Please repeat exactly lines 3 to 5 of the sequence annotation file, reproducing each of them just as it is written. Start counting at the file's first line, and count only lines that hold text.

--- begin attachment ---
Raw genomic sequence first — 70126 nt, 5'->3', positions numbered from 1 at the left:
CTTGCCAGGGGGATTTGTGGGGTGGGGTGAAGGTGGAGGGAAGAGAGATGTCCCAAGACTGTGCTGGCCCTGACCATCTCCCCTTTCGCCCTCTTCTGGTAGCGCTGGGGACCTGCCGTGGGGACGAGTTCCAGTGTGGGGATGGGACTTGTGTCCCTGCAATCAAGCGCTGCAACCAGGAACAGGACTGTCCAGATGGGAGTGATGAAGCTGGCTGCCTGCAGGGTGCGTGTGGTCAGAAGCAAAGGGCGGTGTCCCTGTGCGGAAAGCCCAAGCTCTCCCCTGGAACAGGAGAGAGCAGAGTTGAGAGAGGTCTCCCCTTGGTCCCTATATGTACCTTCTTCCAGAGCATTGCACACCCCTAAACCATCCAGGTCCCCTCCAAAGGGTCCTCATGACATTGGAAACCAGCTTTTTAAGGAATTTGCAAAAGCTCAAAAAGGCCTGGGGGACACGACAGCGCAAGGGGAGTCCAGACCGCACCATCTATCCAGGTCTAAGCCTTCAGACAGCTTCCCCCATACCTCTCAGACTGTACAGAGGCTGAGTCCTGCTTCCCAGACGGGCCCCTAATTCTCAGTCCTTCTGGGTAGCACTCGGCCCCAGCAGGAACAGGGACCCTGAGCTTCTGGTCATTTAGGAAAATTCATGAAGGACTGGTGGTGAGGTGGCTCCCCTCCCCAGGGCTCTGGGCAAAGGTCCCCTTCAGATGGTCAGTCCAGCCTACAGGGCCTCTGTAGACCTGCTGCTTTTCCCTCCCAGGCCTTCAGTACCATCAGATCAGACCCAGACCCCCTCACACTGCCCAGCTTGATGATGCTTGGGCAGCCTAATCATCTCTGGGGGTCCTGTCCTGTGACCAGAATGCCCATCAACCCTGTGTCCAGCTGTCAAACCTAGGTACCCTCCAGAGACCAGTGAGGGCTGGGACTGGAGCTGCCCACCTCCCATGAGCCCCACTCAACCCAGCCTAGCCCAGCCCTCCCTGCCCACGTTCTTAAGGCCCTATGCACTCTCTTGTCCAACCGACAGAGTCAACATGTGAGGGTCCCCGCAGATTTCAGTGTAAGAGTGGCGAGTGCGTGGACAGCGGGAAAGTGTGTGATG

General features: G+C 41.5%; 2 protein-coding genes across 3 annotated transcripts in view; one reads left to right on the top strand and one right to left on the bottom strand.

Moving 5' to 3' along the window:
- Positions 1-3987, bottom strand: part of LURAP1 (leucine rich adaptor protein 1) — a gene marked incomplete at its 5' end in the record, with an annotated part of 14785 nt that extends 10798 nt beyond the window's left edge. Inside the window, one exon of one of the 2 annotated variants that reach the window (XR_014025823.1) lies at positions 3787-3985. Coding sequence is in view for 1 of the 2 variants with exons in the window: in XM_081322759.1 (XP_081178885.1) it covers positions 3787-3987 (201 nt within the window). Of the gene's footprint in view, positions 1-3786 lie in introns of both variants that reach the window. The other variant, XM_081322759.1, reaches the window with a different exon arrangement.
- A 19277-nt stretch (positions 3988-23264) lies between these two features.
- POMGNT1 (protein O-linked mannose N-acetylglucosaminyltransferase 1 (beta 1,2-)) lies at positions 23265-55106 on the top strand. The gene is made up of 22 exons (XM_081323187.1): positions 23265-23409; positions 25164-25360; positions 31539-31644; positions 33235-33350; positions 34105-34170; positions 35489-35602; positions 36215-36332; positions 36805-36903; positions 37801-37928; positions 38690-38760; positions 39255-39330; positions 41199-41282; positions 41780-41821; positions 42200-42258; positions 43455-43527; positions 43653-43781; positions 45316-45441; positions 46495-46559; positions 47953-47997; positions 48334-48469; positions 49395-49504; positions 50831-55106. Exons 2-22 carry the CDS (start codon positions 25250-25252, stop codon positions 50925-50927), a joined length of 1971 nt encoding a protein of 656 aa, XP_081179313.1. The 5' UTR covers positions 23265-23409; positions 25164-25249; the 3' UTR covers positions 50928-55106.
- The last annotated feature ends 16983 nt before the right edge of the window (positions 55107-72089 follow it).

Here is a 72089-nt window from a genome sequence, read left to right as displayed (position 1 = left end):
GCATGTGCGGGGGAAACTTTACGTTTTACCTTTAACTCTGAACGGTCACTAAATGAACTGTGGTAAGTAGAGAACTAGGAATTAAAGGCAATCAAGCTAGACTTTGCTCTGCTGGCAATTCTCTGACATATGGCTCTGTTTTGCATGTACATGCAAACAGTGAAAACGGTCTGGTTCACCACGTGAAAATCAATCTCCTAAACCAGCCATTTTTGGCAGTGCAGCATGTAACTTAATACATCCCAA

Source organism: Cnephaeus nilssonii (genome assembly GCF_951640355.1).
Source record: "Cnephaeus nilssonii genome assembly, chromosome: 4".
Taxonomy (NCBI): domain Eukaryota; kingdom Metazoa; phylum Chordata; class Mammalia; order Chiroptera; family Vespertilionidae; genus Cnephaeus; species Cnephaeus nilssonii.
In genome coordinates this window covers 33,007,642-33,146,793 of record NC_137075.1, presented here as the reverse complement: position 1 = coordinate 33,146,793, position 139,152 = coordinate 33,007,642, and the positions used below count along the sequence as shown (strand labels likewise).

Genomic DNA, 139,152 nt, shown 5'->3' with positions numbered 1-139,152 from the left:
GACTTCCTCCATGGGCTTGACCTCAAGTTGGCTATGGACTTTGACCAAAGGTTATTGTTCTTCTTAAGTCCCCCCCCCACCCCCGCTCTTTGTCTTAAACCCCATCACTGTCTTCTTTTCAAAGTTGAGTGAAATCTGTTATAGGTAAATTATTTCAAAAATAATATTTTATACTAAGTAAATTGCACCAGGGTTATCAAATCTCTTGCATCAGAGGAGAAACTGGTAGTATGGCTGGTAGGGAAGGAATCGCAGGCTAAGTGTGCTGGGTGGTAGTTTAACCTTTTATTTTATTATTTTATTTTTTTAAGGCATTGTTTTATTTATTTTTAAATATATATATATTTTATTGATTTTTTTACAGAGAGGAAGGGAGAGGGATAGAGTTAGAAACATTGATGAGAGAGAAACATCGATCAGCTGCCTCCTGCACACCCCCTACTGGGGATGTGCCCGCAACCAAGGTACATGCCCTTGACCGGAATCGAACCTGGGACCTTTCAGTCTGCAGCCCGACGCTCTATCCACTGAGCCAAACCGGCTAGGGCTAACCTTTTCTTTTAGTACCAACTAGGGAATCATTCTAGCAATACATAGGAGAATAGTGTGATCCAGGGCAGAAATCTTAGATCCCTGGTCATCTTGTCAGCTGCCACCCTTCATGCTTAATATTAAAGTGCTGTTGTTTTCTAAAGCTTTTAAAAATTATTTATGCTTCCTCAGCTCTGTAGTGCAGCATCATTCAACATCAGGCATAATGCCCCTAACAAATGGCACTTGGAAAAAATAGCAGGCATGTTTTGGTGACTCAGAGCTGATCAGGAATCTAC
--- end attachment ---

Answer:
General features: G+C 41.5%; 2 protein-coding genes across 3 annotated transcripts in view; one reads left to right on the top strand and one right to left on the bottom strand.

Moving 5' to 3' along the window:
- Positions 1-3987, bottom strand: part of LURAP1 (leucine rich adaptor protein 1) — a gene marked incomplete at its 5' end in the record, with an annotated part of 14785 nt that extends 10798 nt beyond the window's left edge. Inside the window, one exon of one of the 2 annotated variants that reach the window (XR_014025823.1) lies at positions 3787-3985. Coding sequence is in view for 1 of the 2 variants with exons in the window: in XM_081322759.1 (XP_081178885.1) it covers positions 3787-3987 (201 nt within the window). Of the gene's footprint in view, positions 1-3786 lie in introns of both variants that reach the window. The other variant, XM_081322759.1, reaches the window with a different exon arrangement.